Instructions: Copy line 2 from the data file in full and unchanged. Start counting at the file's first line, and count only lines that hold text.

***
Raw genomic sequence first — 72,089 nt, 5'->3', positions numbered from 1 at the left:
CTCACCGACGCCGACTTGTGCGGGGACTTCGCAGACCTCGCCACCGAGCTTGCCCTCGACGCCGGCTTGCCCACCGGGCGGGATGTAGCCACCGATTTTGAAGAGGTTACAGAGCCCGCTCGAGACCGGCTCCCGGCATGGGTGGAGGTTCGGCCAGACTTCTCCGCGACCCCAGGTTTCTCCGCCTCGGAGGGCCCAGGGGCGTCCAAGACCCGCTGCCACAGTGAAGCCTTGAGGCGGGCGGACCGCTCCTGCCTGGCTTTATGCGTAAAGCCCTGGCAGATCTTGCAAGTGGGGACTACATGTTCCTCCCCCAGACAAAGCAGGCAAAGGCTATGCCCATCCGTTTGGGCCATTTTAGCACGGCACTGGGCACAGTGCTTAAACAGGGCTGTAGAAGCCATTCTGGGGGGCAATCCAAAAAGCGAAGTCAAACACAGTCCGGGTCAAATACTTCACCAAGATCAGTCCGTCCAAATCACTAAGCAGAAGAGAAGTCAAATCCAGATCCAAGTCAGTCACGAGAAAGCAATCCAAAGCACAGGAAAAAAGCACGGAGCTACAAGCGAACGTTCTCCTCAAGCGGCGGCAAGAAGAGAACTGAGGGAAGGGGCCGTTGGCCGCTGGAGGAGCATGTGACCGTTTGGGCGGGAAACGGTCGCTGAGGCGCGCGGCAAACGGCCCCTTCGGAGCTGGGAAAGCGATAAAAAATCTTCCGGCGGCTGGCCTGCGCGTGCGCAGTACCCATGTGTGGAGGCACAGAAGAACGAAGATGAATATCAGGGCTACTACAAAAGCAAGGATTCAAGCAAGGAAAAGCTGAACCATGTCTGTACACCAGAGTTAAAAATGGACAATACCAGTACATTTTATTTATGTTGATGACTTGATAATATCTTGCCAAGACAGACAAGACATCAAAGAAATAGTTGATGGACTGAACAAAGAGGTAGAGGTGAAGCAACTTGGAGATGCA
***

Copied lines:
CTCACCGACGCCGACTTGTGCGGGGACTTCGCAGACCTCGCCACCGAGCTTGCCCTCGACGCCGGCTTGCCCACCGGGCGGGATGTAGCCACCGATTTTGAAGAGGTTACAGAGCCCGCTCGAGACCGGCTCCCGGCATGGGTGGAGGTTCGGCCAGACTTCTCCGCGACCCCAGGTTTCTCCGCCTCGGAGGGCCCAGGGGCGTCCAAGACCCGCTGCCACAGTGAAGCCTTGAGGCGGGCGGACCGCTCCTGCCTGGCTTTATGCGTAAAGCCCTGGCAGATCTTGCAAGTGGGGACTACATGTTCCTCCCCCAGACAAAGCAGGCAAAGGCTATGCCCATCCGTTTGGGCCATTTTAGCACGGCACTGGGCACAGTGCTTAAACAGGGCTGTAGAAGCCATTCTGGGGGGCAATCCAAAAAGCGAAGTCAAACACAGTCCGGGTCAAATACTTCACCAAGATCAGTCCGTCCAAATCACTAAGCAGAAGAGAAGTCAAATCCAGATCCAAGTCAGTCACGAGAAAGCAATCCAAAGCACAGGAAAAAAGCACGGAGCTACAAGCGAACGTTCTCCTCAAGCGGCGGCAAGAAGAGAACTGAGGGAAGGGGCCGTTGGCCGCTGGAGGAGCATGTGACCGTTTGGGCGGGAAACGGTCGCTGAGGCGCGCGGCAAACGGCCCCTTCGGAGCTGGGAAAGCGATAAAAAATCTTCCGGCGGCTGGCCTGCGCGTGCGCAGTACCCATGTGTGGAGGCACAGAAGAACGAAGATGAATATCAGGGCTACTACAAAAGCAAGGATTCAAGCAAGGAAAAGCTGAACCATGTCTGTACACCAGAGTTAAAAATGGACAATACCAGTACATTTTATTTATGTTGATGACTTGATAATATCTTGCCAAGACAGACAAGACATCAAAGAAATAGTTGATGGACTGAACAAAGAGGTAGAGGTGAAGCAACTTGGAGATGCA